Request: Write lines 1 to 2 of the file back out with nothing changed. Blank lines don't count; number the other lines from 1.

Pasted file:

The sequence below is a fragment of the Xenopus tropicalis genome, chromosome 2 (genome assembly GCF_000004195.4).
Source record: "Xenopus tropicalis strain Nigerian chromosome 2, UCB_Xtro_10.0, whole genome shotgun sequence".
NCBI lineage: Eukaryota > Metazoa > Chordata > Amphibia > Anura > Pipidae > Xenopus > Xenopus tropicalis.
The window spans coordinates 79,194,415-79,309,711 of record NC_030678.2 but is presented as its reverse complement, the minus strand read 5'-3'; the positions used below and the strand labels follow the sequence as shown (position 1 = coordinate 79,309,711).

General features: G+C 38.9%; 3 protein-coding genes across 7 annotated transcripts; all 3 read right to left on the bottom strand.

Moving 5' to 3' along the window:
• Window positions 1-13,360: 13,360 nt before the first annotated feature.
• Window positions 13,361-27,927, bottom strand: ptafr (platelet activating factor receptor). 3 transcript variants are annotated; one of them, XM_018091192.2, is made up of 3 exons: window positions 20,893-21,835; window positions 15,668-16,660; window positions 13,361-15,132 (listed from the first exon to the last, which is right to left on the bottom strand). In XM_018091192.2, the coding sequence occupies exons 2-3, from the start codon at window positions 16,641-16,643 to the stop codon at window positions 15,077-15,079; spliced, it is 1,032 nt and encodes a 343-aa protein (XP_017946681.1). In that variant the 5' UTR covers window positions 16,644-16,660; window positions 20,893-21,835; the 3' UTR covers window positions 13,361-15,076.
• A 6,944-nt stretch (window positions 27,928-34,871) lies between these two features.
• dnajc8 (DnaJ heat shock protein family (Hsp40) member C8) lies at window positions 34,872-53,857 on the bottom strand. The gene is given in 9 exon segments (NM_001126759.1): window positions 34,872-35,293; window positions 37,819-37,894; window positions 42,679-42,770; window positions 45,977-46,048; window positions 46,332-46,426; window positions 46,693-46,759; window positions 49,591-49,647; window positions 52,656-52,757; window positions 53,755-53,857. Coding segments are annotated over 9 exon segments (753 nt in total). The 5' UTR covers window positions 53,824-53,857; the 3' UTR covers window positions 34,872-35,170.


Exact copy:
The sequence below is a fragment of the Xenopus tropicalis genome, chromosome 2 (genome assembly GCF_000004195.4).
Source record: "Xenopus tropicalis strain Nigerian chromosome 2, UCB_Xtro_10.0, whole genome shotgun sequence".